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Nuclear seminar

Probing nonlinear gluon dynamics at RHIC and the EIC

The gluon distribution function grows with lower and lower momentum fraction very fast. As the total scattering cross section is bound by quantum mechanics, the raise of the gluon density has to be tamed, which is explained by gluon recombination under the color glass condensate (CGC) framework. A definitive discovery of nonlinear effects in QCD and as such the saturation regime would significantly improve our understanding of the nucleon structure and of nuclear interactions at high energy. Two particle azimuthal correlation is one of the most direct and sensitive channels to access the underlying nonlinear gluon dynamics. In this talk, we will present the recent results of forward di-hadron correlations measured at RHIC, together with the signatures of gluon saturation predicted by CGC. New opportunities for measurements with the STAR forward upgrade and future EIC to study the nonlinear effects in QCD will also be discussed.

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Resonant Shattering Flares: Multimessenger Probes of Nuclear Physics

The era of multi-messenger astronomy has unlocked new probes of physics, allowing natural experiments to be carried out on matter at extremes unattainable using terrestrial experiments. Neutron stars, and their mergers, are natural sites to seek probes of nuclear physics, as these compact objects contain the densest matter in the universe. I will discuss multi-messenger astrophysical observables from the point of view of nuclear physics constraints. In particular I will highlight resonant shattering flares (RSFs), which can provide strong constraints on the nuclear symmetry energy parameters of nuclear matter, comparable to those obtained by terrestrial nuclear experiments, such as those found in dipole polarizability and neutron skin thickness measurements.

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Searching for Ultralight Dark Matter with Pulsar Timing Arrays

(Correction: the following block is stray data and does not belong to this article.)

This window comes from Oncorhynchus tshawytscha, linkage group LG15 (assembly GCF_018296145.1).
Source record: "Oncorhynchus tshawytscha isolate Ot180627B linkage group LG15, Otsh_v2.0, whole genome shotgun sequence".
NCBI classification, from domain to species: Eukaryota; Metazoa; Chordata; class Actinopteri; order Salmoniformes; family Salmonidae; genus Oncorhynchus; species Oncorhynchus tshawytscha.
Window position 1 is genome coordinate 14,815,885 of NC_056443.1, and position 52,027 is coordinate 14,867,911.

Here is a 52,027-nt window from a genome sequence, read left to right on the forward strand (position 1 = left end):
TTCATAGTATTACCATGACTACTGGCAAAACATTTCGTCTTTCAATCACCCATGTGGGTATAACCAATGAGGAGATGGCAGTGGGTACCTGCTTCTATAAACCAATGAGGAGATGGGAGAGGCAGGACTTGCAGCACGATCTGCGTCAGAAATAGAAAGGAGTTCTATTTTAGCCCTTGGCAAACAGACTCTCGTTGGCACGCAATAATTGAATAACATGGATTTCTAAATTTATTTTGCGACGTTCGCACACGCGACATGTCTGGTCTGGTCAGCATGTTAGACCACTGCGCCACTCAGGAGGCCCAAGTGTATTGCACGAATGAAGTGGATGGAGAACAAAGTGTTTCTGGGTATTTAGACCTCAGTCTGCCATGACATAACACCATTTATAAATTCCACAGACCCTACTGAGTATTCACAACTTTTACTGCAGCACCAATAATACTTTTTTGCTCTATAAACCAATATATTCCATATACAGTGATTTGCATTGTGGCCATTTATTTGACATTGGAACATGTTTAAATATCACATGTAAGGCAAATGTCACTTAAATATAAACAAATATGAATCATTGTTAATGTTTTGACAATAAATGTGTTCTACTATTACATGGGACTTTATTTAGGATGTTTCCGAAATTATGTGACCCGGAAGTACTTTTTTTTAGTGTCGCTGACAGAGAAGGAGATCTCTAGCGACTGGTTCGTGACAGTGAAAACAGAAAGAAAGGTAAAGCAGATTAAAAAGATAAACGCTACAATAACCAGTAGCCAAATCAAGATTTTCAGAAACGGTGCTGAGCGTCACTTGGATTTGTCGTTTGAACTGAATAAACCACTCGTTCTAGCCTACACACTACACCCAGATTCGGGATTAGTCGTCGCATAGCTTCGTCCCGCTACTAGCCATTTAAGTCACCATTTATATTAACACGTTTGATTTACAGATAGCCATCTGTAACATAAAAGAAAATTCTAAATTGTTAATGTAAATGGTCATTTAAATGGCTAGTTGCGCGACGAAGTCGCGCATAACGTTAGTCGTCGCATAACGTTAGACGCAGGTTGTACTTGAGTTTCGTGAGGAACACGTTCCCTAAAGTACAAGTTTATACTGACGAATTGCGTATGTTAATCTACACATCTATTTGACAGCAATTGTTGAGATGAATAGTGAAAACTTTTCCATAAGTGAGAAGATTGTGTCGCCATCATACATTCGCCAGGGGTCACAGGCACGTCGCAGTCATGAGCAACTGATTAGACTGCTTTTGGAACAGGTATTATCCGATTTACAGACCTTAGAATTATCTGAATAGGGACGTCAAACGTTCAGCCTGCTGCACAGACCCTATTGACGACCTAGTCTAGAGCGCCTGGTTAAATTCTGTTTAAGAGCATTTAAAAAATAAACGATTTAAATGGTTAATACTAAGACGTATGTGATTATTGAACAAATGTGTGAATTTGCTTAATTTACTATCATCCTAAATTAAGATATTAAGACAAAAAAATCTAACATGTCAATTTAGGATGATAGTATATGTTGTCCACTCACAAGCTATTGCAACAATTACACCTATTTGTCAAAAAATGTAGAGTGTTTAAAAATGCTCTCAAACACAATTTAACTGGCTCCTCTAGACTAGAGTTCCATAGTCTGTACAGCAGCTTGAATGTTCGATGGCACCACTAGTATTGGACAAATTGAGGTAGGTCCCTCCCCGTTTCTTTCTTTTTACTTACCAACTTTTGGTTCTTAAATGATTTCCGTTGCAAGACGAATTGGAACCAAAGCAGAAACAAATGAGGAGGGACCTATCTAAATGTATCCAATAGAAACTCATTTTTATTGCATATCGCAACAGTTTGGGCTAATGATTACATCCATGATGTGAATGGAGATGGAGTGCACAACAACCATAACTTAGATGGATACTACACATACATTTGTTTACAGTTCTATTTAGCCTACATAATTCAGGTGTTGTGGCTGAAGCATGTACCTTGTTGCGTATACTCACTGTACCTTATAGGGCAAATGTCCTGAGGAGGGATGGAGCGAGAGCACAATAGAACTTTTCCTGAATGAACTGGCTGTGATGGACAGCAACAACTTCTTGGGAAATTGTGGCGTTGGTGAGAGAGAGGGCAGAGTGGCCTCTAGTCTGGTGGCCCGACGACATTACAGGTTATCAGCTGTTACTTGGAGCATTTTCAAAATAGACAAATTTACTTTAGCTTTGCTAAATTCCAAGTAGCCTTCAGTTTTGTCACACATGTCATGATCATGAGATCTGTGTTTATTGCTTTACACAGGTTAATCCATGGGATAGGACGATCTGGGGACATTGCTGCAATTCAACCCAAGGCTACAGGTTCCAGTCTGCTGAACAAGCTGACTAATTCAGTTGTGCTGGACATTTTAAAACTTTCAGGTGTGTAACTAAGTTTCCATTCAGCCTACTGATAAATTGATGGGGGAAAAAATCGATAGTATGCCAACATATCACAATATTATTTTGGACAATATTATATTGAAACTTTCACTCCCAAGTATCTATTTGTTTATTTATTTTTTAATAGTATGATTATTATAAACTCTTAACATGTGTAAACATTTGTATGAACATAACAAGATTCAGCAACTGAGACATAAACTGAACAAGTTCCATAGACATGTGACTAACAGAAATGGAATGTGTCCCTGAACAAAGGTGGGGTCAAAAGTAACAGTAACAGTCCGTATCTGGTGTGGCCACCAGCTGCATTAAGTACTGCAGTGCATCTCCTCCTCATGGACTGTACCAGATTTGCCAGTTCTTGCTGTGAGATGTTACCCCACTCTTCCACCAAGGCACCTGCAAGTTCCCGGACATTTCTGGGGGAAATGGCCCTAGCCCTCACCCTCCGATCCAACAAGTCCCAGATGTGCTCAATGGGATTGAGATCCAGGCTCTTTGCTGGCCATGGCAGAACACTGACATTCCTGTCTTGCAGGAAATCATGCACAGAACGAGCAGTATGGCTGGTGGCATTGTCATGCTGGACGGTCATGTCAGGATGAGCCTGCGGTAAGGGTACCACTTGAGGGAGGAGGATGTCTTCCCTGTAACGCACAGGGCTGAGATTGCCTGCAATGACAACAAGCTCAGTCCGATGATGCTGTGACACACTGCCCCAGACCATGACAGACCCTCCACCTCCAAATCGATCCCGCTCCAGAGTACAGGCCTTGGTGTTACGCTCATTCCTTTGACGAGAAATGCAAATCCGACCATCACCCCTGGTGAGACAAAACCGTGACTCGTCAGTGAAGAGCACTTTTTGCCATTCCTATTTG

Pulsar Timing Arrays (PTAs) are exceptionally sensitive detectors in the nHz to uHz frequency window. While their primary purpose is to detect the stochastic gravitational wave background, they can also be used to search for new physics. Ultralight dark matter (ULDM), with mass between 10^{-23} eV and 10^{-20} eV, can generate a variety of different signals within the sensitivity window of PTAs. I will give an overview of the effects which have been studied previously, and then discuss new signals generated by variations in the fundamental constants. There are two main avenues to induce a PTA signal via variations in fundamental constants: changing the pulsar spin rate, e.g., by fluctutating particle masses, or shifting the reference clock. Using the standard analysis pipeline of the PTA collaborations, PTAs are shown to be competitive with atomic clock and torsion balance constraints for many ULDM models, especially those varying the electron and muon mass. Lastly, I will discuss how future PTAs may improve the sensitivity, and unique correlations in the signals which may further distinguish them from background.

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First results from the LUX-ZEPLIN (LZ) dark matter experiment

LUX-ZEPLIN (LZ) is a direct detection dark matter experiment currently being operated at the Sanford Underground Research Facility (SURF) in Lead, South Dakota. The experiment utilizes 7 tonnes of liquid xenon in a dual phase time projection chamber to look for dark matter in the form of Weakly Interacting Massive Particles (WIMPs), as well as a broad range of other novel physics signals. LZ has recently released its first WIMP search results with an exposure of 60 live days using a fiducial mass of 5.5 tonnes. These results set new limits on spin-independent WIMP-nucleon cross-sections for WIMP masses above 9 GeV/c^2. This talk will give an overview of the LZ detector, a description of the first results, and a brief look at the science program that is now accessible with the LZ experiment.

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QCD in the cores of neutron stars

Abstract: Rapid advancement in neutron-star observations allows unprecedented empirical access to cold, ultra-dense QCD matter, complementing collider experiments. The combination of these observations with theoretical calculations reveals previously inaccessible features of the equation of state and the phase diagram of QCD. In this talk, I demonstrate how perturbative-QCD calculations at asymptotically high densities robustly constrain the equation of state at neutron-star densities using a new method solely based on causality and stability. I confront these calculations with neutron-star observations in a Gaussian-process-based Bayesian framework and demonstrate that the perturbative-QCD calculations offer significant and nontrivial information, going beyond that which is obtainable from current observations. The main effect of the QCD input is to soften the equation of state at high densities, supporting the hypothesis that most massive neutron stars have quark matter cores.

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